Schools across the country were already facing major equity challenges before the pandemic, but the disruptions it caused exacerbated them.
After students came back to school buildings after more than a year of hybrid schooling, districts were dealing with discipline challenges and re-segregating schools. In a national EdWeek Research Center survey from October, 65 percent of the 824 teachers, and school and district leaders surveyed said they were more concerned now than before the pandemic about closing academic opportunity gaps that impact learning for students of different races, socioeconomic levels, disability categories, and English-learner statuses.
But educators trying to prioritize equity have an uphill battle to overcome these challenges, especially in the face of legislation and school policies attempting to fight equity initiatives across the country.
The pandemic and the 2020 murder of George Floyd drove many districts to recognize longstanding racial disparities in academics, discipline, and access to resources and commit to addressing them. But in 2021, a backlash to such equity initiatives accelerated, and has now resulted in 18 statespassing laws restricting lessons on race and racism, and many also passing laws restricting the rights and well-being of LGBTQ students.
This slew of Republican-driven legislation presents a new hurdle for districts looking to address racial and other inequities in public schools.
During an Education Week K-12 Essentials forum last week, journalists, educators, and researchers talked about these challenges, and possible solutions to improving equity in education.
Takeru Nagayoshi, who was the Massachusetts teacher of the year in 2020, and one of the speakers at the forum, said he never felt represented as a gay, Asian kid in public school until he read about the Stonewall Riots, the Civil Rights Movement, and the full history of marginalized groups working together to change systems of oppression.
“Those are the learning experiences that inspired me to be a teacher and to commit to a life of making our country better for everyone,” he said.
“Our students really benefit the most when they learn about themselves and the world that they’re in. They’re in a safe space with teachers who provide them with an honest education and accurate history.”
Here are some takeaways from the discussion:
Schools are still heavily segregated
Almost 70 years after the Supreme Court ruled in Brown v. Board of Education that racial segregation in public schools was unconstitutional, most students attend schools where they see a majority of other students of their racial demographics.
Black students, who accounted for 15 percent of public school enrollment in 2019, attended schools where Black students made up an average of 47 percent of enrollment, according to a UCLA report.
They attended schools with a combined Black and Latinx enrollment averaging 67 percent, while Latinx students attended schools with a combined Black and Latinx enrollment averaging 66 percent.
Overall, the proportion of schools where the majority of students are not white increased from 14.8 percent of schools in 2003 to 18.2 percent in 2016.
“Predominantly minority schools [get] fewer resources, and that’s one problem, but there’s another problem too, and it’s a sort of a problem for democracy,” said John Borkowski, education lawyer at Husch Blackwell.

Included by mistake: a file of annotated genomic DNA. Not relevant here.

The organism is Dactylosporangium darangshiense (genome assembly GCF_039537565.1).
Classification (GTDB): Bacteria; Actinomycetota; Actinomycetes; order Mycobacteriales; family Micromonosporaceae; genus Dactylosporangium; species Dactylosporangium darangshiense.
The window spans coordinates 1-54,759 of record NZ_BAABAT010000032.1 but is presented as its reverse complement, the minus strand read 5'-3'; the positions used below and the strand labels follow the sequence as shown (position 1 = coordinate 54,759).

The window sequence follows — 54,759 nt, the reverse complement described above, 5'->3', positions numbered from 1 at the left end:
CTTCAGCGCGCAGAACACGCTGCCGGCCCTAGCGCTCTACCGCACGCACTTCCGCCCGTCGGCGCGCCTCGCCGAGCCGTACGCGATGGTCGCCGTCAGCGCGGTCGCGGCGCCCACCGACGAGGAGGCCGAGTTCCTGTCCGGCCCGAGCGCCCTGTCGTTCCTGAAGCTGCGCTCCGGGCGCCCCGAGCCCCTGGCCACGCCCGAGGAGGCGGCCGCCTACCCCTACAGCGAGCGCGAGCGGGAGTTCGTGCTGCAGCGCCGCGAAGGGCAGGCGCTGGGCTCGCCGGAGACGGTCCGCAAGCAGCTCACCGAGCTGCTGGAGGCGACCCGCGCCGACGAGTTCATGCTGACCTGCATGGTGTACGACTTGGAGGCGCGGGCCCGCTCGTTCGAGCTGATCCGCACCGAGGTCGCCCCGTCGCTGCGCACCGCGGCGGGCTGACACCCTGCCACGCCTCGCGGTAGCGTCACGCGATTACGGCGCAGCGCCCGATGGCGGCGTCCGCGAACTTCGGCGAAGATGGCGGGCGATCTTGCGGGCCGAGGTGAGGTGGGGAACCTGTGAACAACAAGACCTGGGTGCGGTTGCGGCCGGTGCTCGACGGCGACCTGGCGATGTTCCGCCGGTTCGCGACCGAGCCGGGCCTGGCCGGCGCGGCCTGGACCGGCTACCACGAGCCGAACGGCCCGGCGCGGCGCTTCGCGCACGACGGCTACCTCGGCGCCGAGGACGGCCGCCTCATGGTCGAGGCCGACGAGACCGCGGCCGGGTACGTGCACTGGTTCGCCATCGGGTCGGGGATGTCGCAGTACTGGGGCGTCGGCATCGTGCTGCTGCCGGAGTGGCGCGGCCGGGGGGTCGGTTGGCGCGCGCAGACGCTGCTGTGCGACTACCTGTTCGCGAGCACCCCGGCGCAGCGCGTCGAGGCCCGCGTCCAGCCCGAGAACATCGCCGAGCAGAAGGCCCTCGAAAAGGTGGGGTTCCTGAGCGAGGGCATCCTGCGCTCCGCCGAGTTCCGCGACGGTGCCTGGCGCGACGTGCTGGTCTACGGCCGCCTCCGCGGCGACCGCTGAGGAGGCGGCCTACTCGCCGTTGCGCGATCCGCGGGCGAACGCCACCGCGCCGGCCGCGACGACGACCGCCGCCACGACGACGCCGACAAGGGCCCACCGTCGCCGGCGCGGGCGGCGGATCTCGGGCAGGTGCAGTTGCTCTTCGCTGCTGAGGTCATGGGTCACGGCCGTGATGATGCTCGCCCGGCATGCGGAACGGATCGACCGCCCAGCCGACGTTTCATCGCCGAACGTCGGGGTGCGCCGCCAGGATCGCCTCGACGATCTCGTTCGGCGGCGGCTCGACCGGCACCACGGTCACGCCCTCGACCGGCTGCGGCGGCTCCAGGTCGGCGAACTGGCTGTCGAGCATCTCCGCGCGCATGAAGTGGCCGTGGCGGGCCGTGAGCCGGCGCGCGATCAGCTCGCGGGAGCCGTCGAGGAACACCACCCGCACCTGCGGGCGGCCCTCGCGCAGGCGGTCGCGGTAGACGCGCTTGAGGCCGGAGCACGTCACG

“I think it’s much better for a multi-racial, multi-ethnic democracy, when people have opportunities to interact with one another, to learn together, you know, and you see all of the problems we’ve had in recent years with the rising of white supremacy, and white supremacist groups.”
School discipline issues were exacerbated because of student trauma
In the absence of national data on school discipline, anecdotal evidence and expert interviews suggest that suspensions—both in and out of school—and expulsions, declined when students went remote.
In 2021, the number of incidents increased again when most students were back in school buildings, but were still lower than pre-pandemic levels, according to research by Richard Welsh, an associate professor of education and public policy at Vanderbilt’s Peabody College of Education.
But forum attendees, who were mostly district and school leaders as well as teachers, disagreed, with 66 percent saying that the pandemic made school incidents warranting discipline worse. That’s likely because of heightened student trauma from the pandemic. Eighty-three percent of forum attendees who responded to a spot survey said they had noticed an increase in behavioral issues since resuming in-person school.
Restorative justice in education is gaining popularity
One reason Welsh thought discipline incidents did not yet surpass pre-pandemic levels despite heightened student trauma is the adoption of restorative justice practices, which focus on conflict resolution, understanding the causes of students’ disruptive behavior, and addressing the reason behind it instead of handing out punishments.
Kansas City Public Schools is one example of a district that has had improvement with restorative justice, with about two thirds of the district’s 35 schools seeing a decrease in suspensions and expulsions in 2021 compared with 2019.
Forum attendees echoed the need for or success of restorative justice, with 36 percent of those who answered a poll within the forum saying restorative justice works in their district or school, and 27 percent saying they wished their district would implement some of its tenets.
However, 12 percent of poll respondents also said that restorative justice had not worked for them. Racial disparities in school discipline also still persist, despite restorative justice being implemented, which indicates that those practices might not be ideal for addressing the over-disciplining of Black, Latinx, and other historically marginalized students.